A few years ago, I had the honor of going to a Chevra Kadisha conference where I was able to connect with others that worked with Chevra Kadishas all over this country and Canada.  At one point, I learned about a cemetery in Northern California that created a cemetery for all denominations within Judaism.  They described how people that were buried in their cemetery would be buried in the most traditional of ways.

  1. with Tahara
  2. with tachrichim (shrouds)
  3. in a canvas sack
  4. in a cemetery that would include only indigenous plants that did not need watering.
  5. the grave stones would be indigenous and taken from the area of the cemetery.
  6. no vaults would be used in the ground, people would be buried in the soil in a respectful way.

After the presentation, I found myself crying silently to myself.  One of my new found friends and conference participant came over to ask if everything was ok or if I wanted to share something.  With that I had to dry my tears and share my thoughts.  Initially, I had to tell her that I had no plans of dying at that point in time nor was I facing loss of a loved one.  But I was profoundly touched that burial could be so beautiful.  In Maryland where I had lived for many years, each and every person was buried in a vault.  That meant that their bodies could not decompose in the best of all ways.  It felt surreal for me to hear that there was an option that resonated with me.  My lasting thoughts since hearing this presentation is that I want to be buried in Marin County, California.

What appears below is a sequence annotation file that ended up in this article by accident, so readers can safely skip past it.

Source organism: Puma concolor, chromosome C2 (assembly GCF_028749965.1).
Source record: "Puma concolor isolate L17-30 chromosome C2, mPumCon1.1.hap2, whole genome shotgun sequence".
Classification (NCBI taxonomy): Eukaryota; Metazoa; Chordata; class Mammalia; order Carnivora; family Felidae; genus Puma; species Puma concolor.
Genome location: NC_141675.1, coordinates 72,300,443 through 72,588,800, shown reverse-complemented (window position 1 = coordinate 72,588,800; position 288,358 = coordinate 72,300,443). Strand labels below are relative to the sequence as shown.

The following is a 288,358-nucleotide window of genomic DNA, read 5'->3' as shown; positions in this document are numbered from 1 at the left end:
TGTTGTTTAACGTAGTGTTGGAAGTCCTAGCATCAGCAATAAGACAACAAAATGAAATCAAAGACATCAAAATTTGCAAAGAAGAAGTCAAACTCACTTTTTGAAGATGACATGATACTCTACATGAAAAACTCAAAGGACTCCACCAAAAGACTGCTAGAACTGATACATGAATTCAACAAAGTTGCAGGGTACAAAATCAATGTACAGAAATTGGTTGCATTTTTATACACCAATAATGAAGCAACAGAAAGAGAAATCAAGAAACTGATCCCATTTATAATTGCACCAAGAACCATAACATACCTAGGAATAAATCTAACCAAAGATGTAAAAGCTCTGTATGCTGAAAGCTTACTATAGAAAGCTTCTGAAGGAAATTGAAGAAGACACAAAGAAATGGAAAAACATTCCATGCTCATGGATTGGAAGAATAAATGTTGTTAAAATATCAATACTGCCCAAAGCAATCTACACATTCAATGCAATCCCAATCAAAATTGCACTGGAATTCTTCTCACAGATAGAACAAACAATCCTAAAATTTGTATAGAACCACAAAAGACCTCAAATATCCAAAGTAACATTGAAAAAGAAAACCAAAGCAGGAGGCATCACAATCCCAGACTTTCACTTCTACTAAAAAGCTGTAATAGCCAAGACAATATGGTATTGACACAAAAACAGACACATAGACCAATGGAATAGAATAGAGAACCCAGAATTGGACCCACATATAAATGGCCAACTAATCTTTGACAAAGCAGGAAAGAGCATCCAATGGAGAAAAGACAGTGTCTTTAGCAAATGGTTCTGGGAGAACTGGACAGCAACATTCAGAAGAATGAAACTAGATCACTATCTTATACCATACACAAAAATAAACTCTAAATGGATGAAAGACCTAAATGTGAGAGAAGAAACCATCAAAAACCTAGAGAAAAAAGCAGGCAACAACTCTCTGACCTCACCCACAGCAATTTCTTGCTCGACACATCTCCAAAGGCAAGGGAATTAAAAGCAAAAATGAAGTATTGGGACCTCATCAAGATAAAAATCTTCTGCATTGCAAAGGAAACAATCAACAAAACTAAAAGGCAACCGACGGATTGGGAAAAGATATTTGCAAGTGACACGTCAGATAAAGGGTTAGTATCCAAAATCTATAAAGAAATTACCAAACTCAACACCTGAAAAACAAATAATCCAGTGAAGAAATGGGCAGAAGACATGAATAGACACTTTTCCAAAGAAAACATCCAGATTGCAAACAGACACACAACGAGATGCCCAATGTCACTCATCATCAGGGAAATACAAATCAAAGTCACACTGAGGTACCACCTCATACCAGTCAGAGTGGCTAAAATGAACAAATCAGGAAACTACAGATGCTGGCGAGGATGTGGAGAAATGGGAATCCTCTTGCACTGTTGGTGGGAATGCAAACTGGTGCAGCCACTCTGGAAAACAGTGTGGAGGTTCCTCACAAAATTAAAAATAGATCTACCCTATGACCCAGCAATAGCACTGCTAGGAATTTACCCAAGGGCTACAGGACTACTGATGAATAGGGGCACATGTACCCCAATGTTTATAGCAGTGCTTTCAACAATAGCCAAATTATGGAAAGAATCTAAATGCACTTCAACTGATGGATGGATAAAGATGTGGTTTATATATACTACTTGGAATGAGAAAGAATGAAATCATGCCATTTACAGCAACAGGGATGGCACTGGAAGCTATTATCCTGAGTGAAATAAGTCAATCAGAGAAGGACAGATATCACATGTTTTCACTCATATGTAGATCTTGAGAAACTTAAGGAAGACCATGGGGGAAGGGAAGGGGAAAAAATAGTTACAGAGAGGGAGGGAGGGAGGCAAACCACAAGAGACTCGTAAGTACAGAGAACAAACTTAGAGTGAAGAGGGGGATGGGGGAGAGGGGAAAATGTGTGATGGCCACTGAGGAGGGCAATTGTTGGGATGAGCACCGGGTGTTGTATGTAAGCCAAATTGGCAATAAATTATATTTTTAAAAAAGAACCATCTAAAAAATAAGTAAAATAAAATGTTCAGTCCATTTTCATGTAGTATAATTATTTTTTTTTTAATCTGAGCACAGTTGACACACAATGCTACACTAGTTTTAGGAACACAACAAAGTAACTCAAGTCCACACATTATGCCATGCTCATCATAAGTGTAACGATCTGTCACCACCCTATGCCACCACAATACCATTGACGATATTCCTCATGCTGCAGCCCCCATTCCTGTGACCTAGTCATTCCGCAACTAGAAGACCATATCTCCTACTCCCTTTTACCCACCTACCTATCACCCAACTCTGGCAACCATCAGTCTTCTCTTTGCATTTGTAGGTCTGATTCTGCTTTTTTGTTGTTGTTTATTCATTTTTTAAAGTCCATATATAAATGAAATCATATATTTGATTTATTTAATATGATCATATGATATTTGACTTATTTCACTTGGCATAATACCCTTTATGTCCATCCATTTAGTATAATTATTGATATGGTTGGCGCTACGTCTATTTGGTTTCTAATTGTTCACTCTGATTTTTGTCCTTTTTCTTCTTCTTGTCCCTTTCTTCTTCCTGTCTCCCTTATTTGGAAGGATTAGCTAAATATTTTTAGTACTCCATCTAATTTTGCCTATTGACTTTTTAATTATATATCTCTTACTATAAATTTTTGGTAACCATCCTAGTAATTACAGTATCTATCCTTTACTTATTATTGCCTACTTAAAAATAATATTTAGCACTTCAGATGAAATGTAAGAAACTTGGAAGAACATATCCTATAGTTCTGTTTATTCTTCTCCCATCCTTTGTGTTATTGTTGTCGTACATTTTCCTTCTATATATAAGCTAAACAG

Of course the decision is complicated by the fact that I always consider my carbon footprint and I don’t know where I will be living when I die.  But if it were to be possible and practical, I would want to be buried at the cemetery that is bound by tradition and walking gently with the earth.

In Closing
We will all die and so will our loved ones.  I love being part of  a tradition that not only honors the living but honors those that have died.  We also have a framework for taking care of mourners as they navigate their losses.

Now that I am in my forties, I have faced the death of many loved ones; I have held my friends who have lost their loved ones; and I have faced the loneliness when someone I love has died.  Doing this within a Jewish framework has strengthened me and helped me navigate what could be a challenging and sometimes painful process.

Reflecting back on my different journeys of life and yes death, I feel a sense of comfort in the blessings that I have experienced.  I have buried numerous family members and some friends, I saw my mother’s body within minutes of death and sung Tehillim (Psalms) to my father days before his death.  Together my brother and I sat with my father as he took his last breath.  Being part of the Jewish community and specifically the chevra kadisha has strengthened my foundation as a human being and a Jewish woman.  Saying good-bye to the physical being that we have loved is challenging, but knowing that there is a sacred group of people that are on this journey with us helps.

May we be blessed with a full life, loved ones, and a community that surrounds us.